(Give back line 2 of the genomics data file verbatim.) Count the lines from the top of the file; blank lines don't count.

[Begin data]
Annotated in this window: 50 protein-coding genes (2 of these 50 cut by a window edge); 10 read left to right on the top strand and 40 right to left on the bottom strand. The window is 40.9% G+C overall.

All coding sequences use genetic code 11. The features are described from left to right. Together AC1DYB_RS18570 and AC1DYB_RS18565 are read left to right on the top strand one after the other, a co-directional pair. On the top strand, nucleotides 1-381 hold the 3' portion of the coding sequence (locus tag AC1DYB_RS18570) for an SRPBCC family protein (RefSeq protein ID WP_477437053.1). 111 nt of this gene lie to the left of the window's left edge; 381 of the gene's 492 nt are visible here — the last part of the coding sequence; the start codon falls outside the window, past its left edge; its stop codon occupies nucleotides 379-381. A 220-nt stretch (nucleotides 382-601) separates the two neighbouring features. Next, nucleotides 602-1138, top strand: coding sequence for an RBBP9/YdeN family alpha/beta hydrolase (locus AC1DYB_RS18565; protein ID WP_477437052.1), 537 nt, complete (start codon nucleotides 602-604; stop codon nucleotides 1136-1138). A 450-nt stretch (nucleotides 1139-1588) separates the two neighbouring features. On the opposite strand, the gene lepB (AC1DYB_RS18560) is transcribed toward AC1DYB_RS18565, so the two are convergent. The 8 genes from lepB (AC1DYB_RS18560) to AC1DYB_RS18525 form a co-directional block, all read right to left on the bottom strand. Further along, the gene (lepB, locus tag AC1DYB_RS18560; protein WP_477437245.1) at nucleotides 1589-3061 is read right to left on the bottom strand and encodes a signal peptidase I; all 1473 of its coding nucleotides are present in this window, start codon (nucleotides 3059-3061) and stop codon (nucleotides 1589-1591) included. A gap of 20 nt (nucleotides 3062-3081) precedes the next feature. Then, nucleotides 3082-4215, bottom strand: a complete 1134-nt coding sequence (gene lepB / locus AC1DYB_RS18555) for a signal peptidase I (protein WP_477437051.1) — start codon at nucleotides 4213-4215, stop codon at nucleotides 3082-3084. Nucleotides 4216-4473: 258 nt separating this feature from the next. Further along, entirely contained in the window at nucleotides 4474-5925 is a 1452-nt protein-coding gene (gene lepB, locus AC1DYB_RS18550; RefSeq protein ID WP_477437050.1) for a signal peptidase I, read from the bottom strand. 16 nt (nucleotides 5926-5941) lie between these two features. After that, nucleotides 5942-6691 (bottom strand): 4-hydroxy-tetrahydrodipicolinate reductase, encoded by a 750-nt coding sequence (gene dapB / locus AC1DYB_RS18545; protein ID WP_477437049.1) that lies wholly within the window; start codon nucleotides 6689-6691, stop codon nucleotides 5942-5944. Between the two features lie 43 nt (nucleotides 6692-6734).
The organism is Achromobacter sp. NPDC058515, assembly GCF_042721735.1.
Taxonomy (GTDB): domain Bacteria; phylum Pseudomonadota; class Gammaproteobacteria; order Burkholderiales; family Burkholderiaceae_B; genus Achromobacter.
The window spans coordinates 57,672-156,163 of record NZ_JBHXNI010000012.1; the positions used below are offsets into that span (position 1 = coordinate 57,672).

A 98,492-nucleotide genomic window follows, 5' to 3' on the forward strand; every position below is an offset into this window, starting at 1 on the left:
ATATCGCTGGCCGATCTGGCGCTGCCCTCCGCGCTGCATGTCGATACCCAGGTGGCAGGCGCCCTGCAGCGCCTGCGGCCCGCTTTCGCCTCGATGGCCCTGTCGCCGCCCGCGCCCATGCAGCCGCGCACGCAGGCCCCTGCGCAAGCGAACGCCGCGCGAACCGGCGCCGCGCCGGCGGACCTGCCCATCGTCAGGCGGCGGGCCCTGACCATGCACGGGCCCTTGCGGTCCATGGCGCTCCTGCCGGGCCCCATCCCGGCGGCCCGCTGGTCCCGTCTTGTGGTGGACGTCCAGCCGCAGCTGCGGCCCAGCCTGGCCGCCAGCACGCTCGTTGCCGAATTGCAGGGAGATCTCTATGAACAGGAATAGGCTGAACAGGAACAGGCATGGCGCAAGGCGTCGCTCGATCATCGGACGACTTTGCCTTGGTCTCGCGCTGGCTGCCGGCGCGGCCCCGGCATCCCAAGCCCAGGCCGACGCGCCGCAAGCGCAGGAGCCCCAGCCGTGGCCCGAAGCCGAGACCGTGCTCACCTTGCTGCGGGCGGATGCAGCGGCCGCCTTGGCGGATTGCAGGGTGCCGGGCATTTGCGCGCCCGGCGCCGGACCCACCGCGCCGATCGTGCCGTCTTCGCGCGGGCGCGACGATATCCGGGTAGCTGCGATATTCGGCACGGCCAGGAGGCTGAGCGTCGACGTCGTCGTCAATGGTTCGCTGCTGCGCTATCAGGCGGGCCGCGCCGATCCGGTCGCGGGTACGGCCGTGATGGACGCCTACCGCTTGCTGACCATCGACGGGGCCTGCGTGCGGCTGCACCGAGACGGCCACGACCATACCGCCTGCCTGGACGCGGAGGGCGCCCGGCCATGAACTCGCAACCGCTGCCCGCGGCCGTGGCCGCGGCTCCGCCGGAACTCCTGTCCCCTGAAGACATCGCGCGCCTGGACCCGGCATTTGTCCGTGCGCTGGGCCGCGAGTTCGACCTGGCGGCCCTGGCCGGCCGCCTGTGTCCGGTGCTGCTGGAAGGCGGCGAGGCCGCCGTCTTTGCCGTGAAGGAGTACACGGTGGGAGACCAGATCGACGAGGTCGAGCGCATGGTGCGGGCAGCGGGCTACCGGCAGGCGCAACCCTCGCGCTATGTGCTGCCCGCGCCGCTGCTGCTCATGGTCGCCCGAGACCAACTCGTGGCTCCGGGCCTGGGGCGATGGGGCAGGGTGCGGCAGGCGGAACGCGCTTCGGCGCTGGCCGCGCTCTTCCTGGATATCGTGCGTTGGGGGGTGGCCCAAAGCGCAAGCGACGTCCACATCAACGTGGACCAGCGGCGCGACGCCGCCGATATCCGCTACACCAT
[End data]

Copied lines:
All coding sequences use genetic code 11. The features are described from left to right. Together AC1DYB_RS18570 and AC1DYB_RS18565 are read left to right on the top strand one after the other, a co-directional pair. On the top strand, nucleotides 1-381 hold the 3' portion of the coding sequence (locus tag AC1DYB_RS18570) for an SRPBCC family protein (RefSeq protein ID WP_477437053.1). 111 nt of this gene lie to the left of the window's left edge; 381 of the gene's 492 nt are visible here — the last part of the coding sequence; the start codon falls outside the window, past its left edge; its stop codon occupies nucleotides 379-381. A 220-nt stretch (nucleotides 382-601) separates the two neighbouring features. Next, nucleotides 602-1138, top strand: coding sequence for an RBBP9/YdeN family alpha/beta hydrolase (locus AC1DYB_RS18565; protein ID WP_477437052.1), 537 nt, complete (start codon nucleotides 602-604; stop codon nucleotides 1136-1138). A 450-nt stretch (nucleotides 1139-1588) separates the two neighbouring features. On the opposite strand, the gene lepB (AC1DYB_RS18560) is transcribed toward AC1DYB_RS18565, so the two are convergent. The 8 genes from lepB (AC1DYB_RS18560) to AC1DYB_RS18525 form a co-directional block, all read right to left on the bottom strand. Further along, the gene (lepB, locus tag AC1DYB_RS18560; protein WP_477437245.1) at nucleotides 1589-3061 is read right to left on the bottom strand and encodes a signal peptidase I; all 1473 of its coding nucleotides are present in this window, start codon (nucleotides 3059-3061) and stop codon (nucleotides 1589-1591) included. A gap of 20 nt (nucleotides 3062-3081) precedes the next feature. Then, nucleotides 3082-4215, bottom strand: a complete 1134-nt coding sequence (gene lepB / locus AC1DYB_RS18555) for a signal peptidase I (protein WP_477437051.1) — start codon at nucleotides 4213-4215, stop codon at nucleotides 3082-3084. Nucleotides 4216-4473: 258 nt separating this feature from the next. Further along, entirely contained in the window at nucleotides 4474-5925 is a 1452-nt protein-coding gene (gene lepB, locus AC1DYB_RS18550; RefSeq protein ID WP_477437050.1) for a signal peptidase I, read from the bottom strand. 16 nt (nucleotides 5926-5941) lie between these two features. After that, nucleotides 5942-6691 (bottom strand): 4-hydroxy-tetrahydrodipicolinate reductase, encoded by a 750-nt coding sequence (gene dapB / locus AC1DYB_RS18545; protein ID WP_477437049.1) that lies wholly within the window; start codon nucleotides 6689-6691, stop codon nucleotides 5942-5944. Between the two features lie 43 nt (nucleotides 6692-6734).